"It just didn't have to happen,'' says Carl Simon, an Iowa farmer whose son Corey, 6, died in a fall from the cab of a tractor driven -- legally -- by a 9-year-old. Simon blames a faulty door latch and a lack of supervision, not the driver's youth.
"The boy was not too young to drive,'' he said. ``But put two of them alone, that's when you've got to watch 'em.''
U.S. Labor Department officials say policing child labor hazards is a priority, but they say their enforcement staff is small.
Darlene Adkins of the National Consumers League questions the department's commitment. ``If there were a toy that was harming 200,000 kids a year,'' she says, "it'd be off the market.''
"We haven't had good enforcement for years,'' complains Jeffrey Newman of the National Child Labor Committee. ``If government would take the role that the law requires of it, youth worker injuries and fatalities would be cut in half.''
Juan Jaimes repeatedly relives the day the pile driver cut his son in half. He stands in Alexis' room, unchanged since the accident, and remembers once again.
"If I had said, `No, you can't go to work,' he'd have stayed at home,'' the father whispers. "But only God knows.''
Alexis was eager for a job. "He was telling me, `I'm going to go to work with my dad,''' recalls classmate Jose Lemus, who knew about the heavy construction work Juan Jaimes did. He remembers warning Alexis: ```Man, that's not good. You're only 14 years old.' He was like, `I know, but...' He just wanted to make some money.''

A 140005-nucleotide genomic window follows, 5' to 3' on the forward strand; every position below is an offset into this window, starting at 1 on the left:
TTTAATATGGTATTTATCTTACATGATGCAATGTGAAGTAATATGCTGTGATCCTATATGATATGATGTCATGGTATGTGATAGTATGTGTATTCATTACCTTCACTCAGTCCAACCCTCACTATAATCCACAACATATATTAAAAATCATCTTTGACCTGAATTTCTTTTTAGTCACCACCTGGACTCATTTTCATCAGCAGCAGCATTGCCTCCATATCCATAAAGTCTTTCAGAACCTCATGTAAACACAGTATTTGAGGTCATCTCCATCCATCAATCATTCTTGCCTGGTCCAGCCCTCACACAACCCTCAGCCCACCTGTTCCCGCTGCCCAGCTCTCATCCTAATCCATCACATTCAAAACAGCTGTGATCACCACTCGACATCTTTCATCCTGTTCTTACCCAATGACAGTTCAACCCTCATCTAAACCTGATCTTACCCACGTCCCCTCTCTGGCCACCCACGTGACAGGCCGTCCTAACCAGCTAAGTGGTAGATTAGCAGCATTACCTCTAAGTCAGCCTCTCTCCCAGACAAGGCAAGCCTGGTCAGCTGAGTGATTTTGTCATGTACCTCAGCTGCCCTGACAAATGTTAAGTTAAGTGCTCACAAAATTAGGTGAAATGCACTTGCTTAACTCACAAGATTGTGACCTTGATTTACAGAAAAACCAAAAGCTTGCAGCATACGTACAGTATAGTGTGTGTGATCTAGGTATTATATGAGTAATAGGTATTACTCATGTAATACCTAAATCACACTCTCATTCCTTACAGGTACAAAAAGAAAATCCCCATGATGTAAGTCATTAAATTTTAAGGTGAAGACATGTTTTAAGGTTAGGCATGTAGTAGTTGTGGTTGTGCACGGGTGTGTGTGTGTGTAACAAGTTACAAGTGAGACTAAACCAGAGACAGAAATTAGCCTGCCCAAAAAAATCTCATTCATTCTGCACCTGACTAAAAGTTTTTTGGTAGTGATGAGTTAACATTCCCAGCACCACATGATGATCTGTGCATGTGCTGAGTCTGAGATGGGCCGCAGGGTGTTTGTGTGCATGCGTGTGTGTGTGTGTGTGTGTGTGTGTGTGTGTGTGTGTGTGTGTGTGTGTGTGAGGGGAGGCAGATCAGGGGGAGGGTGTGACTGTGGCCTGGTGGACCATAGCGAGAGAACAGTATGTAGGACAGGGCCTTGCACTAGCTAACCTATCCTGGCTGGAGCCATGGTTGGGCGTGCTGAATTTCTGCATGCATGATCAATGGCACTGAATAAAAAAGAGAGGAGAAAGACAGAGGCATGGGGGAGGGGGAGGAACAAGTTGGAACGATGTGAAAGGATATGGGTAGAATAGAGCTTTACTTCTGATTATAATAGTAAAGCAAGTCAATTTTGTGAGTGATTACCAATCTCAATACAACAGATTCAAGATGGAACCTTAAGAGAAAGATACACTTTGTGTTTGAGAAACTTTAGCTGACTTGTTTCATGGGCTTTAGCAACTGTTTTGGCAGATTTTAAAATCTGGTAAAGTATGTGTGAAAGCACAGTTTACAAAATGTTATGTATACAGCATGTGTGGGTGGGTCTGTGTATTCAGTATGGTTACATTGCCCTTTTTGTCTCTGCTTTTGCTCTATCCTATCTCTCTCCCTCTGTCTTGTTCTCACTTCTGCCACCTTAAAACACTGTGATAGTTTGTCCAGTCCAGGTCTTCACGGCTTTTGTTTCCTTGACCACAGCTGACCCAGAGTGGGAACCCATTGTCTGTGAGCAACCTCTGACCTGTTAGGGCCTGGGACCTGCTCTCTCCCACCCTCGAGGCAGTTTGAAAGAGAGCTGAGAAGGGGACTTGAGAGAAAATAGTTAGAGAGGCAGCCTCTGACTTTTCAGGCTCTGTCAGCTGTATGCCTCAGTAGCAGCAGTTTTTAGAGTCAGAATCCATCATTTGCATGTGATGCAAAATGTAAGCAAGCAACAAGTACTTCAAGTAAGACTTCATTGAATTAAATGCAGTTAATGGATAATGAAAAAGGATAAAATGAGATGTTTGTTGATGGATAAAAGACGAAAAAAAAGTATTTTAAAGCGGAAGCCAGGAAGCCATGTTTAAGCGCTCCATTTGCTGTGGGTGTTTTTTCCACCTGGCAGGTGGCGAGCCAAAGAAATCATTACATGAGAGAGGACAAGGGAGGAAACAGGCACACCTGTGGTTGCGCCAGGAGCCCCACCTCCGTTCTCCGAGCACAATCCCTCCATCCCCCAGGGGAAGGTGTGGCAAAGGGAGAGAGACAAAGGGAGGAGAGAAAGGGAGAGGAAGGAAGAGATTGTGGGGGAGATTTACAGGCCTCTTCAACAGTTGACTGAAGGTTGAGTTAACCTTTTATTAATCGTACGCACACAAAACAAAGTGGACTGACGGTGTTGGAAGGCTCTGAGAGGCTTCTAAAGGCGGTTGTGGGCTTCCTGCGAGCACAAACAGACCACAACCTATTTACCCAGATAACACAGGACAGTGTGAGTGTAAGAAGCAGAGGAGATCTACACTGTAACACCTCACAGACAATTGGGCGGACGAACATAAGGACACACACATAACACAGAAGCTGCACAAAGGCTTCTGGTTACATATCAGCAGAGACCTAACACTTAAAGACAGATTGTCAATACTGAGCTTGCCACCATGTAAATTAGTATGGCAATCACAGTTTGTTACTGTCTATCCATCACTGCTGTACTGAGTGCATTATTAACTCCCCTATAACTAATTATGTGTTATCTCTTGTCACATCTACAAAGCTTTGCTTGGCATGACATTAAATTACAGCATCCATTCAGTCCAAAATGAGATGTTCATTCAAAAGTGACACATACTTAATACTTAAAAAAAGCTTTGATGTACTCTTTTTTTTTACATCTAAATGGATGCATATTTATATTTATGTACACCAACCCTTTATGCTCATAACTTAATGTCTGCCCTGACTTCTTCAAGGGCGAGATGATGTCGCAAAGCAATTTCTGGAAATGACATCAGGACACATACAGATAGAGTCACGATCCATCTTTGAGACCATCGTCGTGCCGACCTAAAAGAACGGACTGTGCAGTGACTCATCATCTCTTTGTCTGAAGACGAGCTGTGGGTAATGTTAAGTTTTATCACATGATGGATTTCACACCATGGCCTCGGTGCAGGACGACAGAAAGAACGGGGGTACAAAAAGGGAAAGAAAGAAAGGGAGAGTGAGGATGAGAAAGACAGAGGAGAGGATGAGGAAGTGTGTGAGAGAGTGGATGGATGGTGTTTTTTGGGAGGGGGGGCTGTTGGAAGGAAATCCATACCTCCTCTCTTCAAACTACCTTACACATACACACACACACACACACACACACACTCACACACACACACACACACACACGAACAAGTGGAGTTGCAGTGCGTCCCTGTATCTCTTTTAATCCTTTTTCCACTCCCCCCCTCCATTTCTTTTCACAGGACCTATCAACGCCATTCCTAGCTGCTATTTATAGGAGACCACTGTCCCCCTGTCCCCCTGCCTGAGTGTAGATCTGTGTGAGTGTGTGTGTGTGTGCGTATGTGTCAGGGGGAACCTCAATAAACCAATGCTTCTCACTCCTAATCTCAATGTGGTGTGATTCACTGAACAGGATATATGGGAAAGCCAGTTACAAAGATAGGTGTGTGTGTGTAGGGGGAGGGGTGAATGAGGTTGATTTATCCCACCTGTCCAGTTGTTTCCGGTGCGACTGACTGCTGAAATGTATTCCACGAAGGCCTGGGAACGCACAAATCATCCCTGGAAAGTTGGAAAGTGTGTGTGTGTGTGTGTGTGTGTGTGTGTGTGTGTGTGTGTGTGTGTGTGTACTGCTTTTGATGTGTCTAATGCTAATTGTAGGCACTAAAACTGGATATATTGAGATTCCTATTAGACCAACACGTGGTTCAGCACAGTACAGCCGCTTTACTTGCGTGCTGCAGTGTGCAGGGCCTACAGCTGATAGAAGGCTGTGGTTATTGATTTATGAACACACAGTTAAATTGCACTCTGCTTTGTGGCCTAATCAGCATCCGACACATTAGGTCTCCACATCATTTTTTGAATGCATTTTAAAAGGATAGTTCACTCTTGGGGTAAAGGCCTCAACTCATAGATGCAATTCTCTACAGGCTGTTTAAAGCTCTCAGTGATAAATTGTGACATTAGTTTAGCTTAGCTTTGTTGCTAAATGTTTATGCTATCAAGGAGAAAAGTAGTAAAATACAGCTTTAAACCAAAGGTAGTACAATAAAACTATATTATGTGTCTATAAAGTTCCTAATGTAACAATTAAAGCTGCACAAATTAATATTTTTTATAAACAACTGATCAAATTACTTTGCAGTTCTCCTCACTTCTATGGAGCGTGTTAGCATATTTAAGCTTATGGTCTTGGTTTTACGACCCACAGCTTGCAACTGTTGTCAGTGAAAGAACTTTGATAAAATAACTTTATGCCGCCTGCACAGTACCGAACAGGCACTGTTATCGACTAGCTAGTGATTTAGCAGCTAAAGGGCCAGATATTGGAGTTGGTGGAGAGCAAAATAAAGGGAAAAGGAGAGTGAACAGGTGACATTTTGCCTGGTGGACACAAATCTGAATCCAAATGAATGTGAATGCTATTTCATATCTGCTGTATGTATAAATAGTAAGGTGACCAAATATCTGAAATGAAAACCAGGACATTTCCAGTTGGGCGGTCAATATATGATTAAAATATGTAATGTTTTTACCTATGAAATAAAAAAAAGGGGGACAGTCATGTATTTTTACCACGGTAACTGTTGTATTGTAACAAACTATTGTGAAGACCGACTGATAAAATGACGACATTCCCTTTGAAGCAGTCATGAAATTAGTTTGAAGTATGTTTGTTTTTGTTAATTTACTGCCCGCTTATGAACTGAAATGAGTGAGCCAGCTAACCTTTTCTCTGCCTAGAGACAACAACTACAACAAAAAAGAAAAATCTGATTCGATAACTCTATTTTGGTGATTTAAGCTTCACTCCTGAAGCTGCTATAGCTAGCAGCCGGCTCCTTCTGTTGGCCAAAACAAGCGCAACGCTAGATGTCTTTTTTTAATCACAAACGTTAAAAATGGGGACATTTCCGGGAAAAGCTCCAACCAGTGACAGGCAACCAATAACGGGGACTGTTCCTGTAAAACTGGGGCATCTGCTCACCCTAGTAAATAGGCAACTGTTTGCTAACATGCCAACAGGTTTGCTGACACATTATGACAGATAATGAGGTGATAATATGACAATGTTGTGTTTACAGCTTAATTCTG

He wasn't hired to do construction work, prohibited for someone his age. Instead, he was part of a landscaping crew planting marsh grasses.
But Alexis, friends said, always took on something extra. That day, he started helping under the pile driver as it pounded creosote-treated poles as big as tree trunks into the sandy ground.
America's more than 4 million working children, legal and illegal, encounter many dangers. Of those treated in emergency rooms, 54 percent are injured working in retail jobs, 20 percent in service jobs, and 7 percent in agriculture with the rest occurring in a variety of different industries, a recent study showed.
They are crushed by forklifts, burned while cooking or sliced by machetes they swing for hours as migrant field workers.
"You have to be going fast, cutting the trees, so that you can get good pay,'' says Iliana Sifuentes, 16. Her thumb and finger were hacked when her machete slipped as she trimmed branches on a Wisconsin Christmas tree farm last July.
Her severe cuts were bandaged without a doctor, and so, as is often the case, the injury was not recorded in government statistics. And, as is often the case, the dangerous work Iliana was doing was legal.